Eventually, the IDF started to prevent Palestinian villagers from approaching the well, as well as a newly created security zone near the well.
In November 2012, during Operation Pillar of Defense, Rushdi Tamimi was killed while the IDF was trying to do crowd control of an anti-war demonstration.
The Tamimi family is one of the most important in the village, and includes protest leader Bassem Tamimi, who has been arrested repeatedly by Israel, and Mustafa Tamimi, who died after being hit in the face by a tear gas canister while chasing an IDF jeep during a protest in December 2011.
At an earlier hearing on September 5, 2012, the court issued an interim order prohibiting the Halamish settlers from doing any additional building in the area of the well.
Recently, the settlers filed a formal request to build recreational structures around the well, but the request was denied.
According to Yesh Din, the state itself said in hearings related to the current petition that the settlers had failed to prove that they owned the land where they wished to build.
It also said that the land was outside the designated area for building relating to the Halamish settlement.
Yesh Din attorney Shlomi Zachariah praised the state for starting to enforce the law “regarding the illegally built structures” that were pushing more “Palestinians off their land.”
Zachariah criticized the state for what he called the delay in enforcement, but added it was “better late than never.”
Tovah Lazaroff contributed to this article.
A weekly Nabi Saleh protest achieved a historic victory as protesters reached confiscated lands despite the presence of Israeli forces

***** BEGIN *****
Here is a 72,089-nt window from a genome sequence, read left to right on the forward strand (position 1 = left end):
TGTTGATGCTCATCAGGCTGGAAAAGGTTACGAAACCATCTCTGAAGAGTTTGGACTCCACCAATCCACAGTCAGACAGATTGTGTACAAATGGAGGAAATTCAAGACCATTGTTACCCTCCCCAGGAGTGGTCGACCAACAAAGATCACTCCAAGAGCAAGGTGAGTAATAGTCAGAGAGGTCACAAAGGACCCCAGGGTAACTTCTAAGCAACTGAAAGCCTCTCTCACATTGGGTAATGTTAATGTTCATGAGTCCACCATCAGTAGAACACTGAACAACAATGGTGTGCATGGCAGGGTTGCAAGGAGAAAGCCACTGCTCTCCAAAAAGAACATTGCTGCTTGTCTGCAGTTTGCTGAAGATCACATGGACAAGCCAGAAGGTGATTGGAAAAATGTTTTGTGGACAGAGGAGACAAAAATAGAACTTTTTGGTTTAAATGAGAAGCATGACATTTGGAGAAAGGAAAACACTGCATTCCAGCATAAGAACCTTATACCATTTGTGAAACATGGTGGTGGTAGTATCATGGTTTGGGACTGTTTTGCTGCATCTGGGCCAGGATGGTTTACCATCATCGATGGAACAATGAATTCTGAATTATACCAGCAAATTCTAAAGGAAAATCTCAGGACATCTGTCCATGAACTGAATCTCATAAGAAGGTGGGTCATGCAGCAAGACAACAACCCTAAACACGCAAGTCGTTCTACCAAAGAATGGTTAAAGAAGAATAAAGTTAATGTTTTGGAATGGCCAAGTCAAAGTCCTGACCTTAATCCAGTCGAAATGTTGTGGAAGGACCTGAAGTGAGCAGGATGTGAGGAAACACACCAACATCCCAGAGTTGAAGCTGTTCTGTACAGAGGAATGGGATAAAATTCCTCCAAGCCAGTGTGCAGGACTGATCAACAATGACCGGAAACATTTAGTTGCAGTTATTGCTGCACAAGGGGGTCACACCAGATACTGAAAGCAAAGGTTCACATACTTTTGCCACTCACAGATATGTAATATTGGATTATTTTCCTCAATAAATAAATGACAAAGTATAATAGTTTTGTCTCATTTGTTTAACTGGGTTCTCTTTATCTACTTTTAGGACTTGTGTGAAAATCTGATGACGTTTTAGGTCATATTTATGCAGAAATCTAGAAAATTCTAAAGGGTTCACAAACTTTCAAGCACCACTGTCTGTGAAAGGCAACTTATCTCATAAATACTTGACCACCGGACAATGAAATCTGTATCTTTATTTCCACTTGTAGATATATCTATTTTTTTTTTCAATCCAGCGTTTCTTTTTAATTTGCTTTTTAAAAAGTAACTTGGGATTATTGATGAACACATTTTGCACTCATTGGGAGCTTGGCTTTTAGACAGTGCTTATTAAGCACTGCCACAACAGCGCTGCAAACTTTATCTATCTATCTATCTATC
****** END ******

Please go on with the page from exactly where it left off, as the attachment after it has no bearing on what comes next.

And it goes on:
Dozens of residents of Nabi Saleh, joined by supporters from Israel and abroad, marked a historic victory on Friday when they succeeded in reaching the village’s confiscated spring. Protest in the small hilltop village started in December 2009 as a response to the annexation of the fresh water spring and stealing of more of the village’s land by the adjacent settlement of Halamish. Since then, weekly protests have continuously attempted to reach the spring but always met with harsh military violence. In the past few months, two women’s marches were able to reach the spring on weekdays, but this week marked the first time in which the Friday demonstration arrived to the site.
Two settles were bathing in the spring when a group of protesters arrived. The two were guarded by an army battalion, put in place to ensure, so it seems, their peaceful recreation on stolen land. Additional Israeli forces arrived in the area and closed it in order to stop the demonstrators. Protesters placed a Palestinian flag at the site despite the anger of settlers and soldiers, and clashes broke out between the Palestinians and forces stationed in an army tower. As protesters were making their way back to the village, Israeli forces attaked them with tear gas and stun grenades and the “skunk”. No injuries or arrests were reported.